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thumbnail Fig. 9

Non-adiabatic instability study of Model 4 (black circles), Model 8 (red squares), and Model 11 (blue stars) from Table 3. The imaginary part of the eigenfrequency ωIm is plotted against the mode period (vertical lines). Filled (empty) symbols designate excited (damped) modes.

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In Fig. 9, we compare the growth rate (i.e. the imaginary part of the complex eigenfrequency ωIm) as a function of mode period for Model 4 (black circles), Model 8 (red squares) and Model 11 (blue stars), respectively. The vertical lines are the observed periods. The excited (damped) modes are shown with filled (empty) symbols. Although Model 4 reproduces the real part of eigenfrequencies better than Model 11, the latter predicts more excited modes than observed. This is not a surprise given the high Zini of Model 11, which implies a ~70% higher iron opacity (see Fig. 8). We point out that an ad-hoc local increase in the height of the iron opacity bump by up to ~50% (cf. Pamyatnykh et al. 2004) would allow Model 4 (as well as other models from the Mixing Grid and Fine Grid) to have equally good mode excitation properties as Model 11. Model 8 has two additional excited modes compared to those of Model 4, despite both having similar Zini. This is as expected because OP opacities predict more excited modes (Miglio et al. 2007). Additionally, all three models presented here predict two to four short-period modes to be excited but these are not among the detected modes listed in P14.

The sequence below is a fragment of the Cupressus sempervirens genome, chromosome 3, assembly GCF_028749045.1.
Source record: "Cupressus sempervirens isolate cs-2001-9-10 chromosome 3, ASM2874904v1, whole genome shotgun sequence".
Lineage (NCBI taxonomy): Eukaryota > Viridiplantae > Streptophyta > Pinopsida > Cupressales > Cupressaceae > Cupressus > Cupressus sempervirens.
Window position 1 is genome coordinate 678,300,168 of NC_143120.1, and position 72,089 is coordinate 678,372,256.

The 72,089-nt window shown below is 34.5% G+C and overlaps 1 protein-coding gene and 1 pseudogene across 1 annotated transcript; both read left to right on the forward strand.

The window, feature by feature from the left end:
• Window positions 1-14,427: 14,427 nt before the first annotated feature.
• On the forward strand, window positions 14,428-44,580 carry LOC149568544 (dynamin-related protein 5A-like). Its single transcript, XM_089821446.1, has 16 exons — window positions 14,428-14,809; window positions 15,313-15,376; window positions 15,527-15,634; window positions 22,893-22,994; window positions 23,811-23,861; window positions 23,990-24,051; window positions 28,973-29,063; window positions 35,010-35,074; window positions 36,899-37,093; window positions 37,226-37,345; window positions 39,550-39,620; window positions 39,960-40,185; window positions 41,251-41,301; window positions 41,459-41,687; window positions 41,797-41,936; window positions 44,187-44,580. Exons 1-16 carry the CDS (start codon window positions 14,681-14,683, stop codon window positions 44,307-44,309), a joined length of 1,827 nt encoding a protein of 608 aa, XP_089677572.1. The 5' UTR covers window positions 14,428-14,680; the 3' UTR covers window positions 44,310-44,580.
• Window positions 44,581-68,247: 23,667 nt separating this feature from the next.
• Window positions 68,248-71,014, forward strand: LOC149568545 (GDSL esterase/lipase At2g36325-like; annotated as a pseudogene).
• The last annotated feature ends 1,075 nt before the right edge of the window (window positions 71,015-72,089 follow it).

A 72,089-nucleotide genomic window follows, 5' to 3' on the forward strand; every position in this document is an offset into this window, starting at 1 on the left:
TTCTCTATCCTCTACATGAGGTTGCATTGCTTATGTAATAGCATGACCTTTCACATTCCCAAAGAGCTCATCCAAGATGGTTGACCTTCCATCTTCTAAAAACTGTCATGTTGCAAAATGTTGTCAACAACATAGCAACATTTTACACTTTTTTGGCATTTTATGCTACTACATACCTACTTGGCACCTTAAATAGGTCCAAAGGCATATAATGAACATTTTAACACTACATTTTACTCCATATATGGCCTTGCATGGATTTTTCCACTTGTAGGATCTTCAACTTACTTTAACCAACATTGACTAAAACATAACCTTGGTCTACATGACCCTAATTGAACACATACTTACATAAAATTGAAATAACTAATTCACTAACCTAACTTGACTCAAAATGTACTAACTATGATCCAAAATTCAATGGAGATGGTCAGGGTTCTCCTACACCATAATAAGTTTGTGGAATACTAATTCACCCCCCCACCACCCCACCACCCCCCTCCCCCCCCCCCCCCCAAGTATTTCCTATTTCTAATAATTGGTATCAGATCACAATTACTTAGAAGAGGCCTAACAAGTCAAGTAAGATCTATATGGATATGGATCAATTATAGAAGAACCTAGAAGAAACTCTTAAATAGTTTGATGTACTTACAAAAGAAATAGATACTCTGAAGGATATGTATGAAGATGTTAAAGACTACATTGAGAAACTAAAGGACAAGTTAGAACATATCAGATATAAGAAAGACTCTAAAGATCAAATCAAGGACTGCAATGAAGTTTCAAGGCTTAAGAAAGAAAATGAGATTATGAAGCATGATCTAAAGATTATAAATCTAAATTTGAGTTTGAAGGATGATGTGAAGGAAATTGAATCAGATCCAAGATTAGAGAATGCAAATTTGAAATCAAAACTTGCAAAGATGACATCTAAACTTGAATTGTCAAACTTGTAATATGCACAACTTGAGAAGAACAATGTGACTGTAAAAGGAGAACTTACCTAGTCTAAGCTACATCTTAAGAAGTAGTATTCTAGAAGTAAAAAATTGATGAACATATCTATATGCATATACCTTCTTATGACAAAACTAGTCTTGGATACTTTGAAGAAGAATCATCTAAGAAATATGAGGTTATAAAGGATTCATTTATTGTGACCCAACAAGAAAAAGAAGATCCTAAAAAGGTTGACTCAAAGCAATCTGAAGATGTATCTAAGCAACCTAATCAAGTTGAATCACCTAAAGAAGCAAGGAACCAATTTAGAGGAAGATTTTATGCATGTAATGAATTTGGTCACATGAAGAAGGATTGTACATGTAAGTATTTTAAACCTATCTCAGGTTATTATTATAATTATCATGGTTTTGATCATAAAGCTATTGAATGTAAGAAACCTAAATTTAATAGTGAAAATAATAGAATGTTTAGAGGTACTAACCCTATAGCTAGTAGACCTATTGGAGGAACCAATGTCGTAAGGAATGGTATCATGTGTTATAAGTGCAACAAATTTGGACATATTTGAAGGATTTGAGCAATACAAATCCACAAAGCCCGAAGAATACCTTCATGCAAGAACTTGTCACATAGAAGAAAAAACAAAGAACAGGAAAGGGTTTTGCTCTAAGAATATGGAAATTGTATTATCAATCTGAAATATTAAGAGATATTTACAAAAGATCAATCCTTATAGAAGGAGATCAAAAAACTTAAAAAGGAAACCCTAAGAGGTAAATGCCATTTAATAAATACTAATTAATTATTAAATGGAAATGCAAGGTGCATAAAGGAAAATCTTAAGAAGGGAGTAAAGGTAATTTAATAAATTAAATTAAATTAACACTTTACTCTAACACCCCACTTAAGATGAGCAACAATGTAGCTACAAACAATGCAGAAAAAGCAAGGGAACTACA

The distinction between Model 4, Model 8 and Model 11 is not clear-cut; the former offers the best adiabatic frequency match with the observations, while the latter explains the mode excitation better at the cost of a somewhat poorer frequency fitting. Additionally, the metallicity value Zini of Model 4 and of Model 8 perfectly agrees with the Galactic standard composition of Nieva & Przybilla (2012) for nearby B stars, while Model 11 is twice as metal-rich as the standard. Given the current lack of a higher signal-to-noise spectrum in addition to the one presented in P14 upon which we relied, we cannot evaluate this metallicity difference between the best models from spectroscopic abundance analysis. Fortunately, this degeneracy does not affect the seismic estimates of the core overshooting and diffusive mixing deduced for the star.

7. Discussion and conclusions

Forward seismic modelling based on the 19 detected and identified dipole gravity modes of the B8.3V star KIC 10526294 led to the derivation of its mass, radius, and age within the ranges M ∈ [ 3.13,3.25 ] M, R ∈ [ 2.19,2.38 ]R, and age [ 62,92 ] Myr, respectively. These ranges cannot be refined to tighter constraints as long as we do not have a constrained metallicity from spectroscopy. In practice, the range of Z ∈ [ 0.014,0.028 ] leads to good seismic models in this mass range, and the (M,Z) correlation implies a quite large uncertainty on the seismic age. However, the seismic data do require the inclusion of a small but significant amount of extra diffusive mixing in the radiative envelope of the star, with a value of log Dmix in the range [ 1.75,2.00 ] cm2 s-1, in addition to an exponentially decaying core overshooting with parameter fov ∈ [ 0.017,0.018 ]. The tight constraints on log Dmix and fov do not depend on the choice of the mass, metallicity, mixture and opacity table within the allowed seismic ranges. We also conclude that models with a step function core overshooting description are of inferior quality to explain the seismic data of this star.

Our work represents the first application of seismic modelling of an SPB from which the need of global extra mixing is proven and quantified with high precision, based on the observed frequencies of unambiguously identified modes. Addressing the origin of the physical mechanisms that generate the desired value of Dmix, and their possible interaction(s), is yet to be done, keeping in mind that KIC 10526294 is an ultra-slow rotator.